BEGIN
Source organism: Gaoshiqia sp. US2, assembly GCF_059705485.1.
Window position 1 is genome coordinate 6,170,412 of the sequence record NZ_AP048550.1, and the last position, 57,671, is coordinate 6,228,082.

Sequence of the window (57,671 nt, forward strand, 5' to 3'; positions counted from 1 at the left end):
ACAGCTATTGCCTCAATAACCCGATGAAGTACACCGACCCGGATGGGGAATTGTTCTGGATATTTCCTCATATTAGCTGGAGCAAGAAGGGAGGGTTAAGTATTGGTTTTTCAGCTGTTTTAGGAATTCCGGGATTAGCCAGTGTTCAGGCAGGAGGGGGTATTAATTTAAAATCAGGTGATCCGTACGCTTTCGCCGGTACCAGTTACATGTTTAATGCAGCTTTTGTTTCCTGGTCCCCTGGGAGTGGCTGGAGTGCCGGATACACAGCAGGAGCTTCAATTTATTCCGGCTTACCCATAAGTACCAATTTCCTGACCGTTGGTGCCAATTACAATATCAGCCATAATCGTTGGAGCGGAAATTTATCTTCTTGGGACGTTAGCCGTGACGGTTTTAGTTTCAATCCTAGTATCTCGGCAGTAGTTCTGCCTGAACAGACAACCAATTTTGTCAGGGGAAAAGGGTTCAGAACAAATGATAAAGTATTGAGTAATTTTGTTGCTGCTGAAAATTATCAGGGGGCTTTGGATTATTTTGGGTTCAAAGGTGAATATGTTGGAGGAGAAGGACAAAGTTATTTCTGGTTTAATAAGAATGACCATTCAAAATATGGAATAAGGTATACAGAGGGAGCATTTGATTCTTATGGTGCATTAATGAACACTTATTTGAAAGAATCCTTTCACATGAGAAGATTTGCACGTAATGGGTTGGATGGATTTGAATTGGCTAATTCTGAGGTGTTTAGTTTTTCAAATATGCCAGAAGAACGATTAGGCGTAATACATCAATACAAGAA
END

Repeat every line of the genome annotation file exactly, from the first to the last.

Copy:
Source organism: Gaoshiqia sp. US2, assembly GCF_059705485.1.
Window position 1 is genome coordinate 6,170,412 of the sequence record NZ_AP048550.1, and the last position, 57,671, is coordinate 6,228,082.

Sequence of the window (57,671 nt, forward strand, 5' to 3'; positions counted from 1 at the left end):
ACAGCTATTGCCTCAATAACCCGATGAAGTACACCGACCCGGATGGGGAATTGTTCTGGATATTTCCTCATATTAGCTGGAGCAAGAAGGGAGGGTTAAGTATTGGTTTTTCAGCTGTTTTAGGAATTCCGGGATTAGCCAGTGTTCAGGCAGGAGGGGGTATTAATTTAAAATCAGGTGATCCGTACGCTTTCGCCGGTACCAGTTACATGTTTAATGCAGCTTTTGTTTCCTGGTCCCCTGGGAGTGGCTGGAGTGCCGGATACACAGCAGGAGCTTCAATTTATTCCGGCTTACCCATAAGTACCAATTTCCTGACCGTTGGTGCCAATTACAATATCAGCCATAATCGTTGGAGCGGAAATTTATCTTCTTGGGACGTTAGCCGTGACGGTTTTAGTTTCAATCCTAGTATCTCGGCAGTAGTTCTGCCTGAACAGACAACCAATTTTGTCAGGGGAAAAGGGTTCAGAACAAATGATAAAGTATTGAGTAATTTTGTTGCTGCTGAAAATTATCAGGGGGCTTTGGATTATTTTGGGTTCAAAGGTGAATATGTTGGAGGAGAAGGACAAAGTTATTTCTGGTTTAATAAGAATGACCATTCAAAATATGGAATAAGGTATACAGAGGGAGCATTTGATTCTTATGGTGCATTAATGAACACTTATTTGAAAGAATCCTTTCACATGAGAAGATTTGCACGTAATGGGTTGGATGGATTTGAATTGGCTAATTCTGAGGTGTTTAGTTTTTCAAATATGCCAGAAGAACGATTAGGCGTAATACATCAATACAAGAA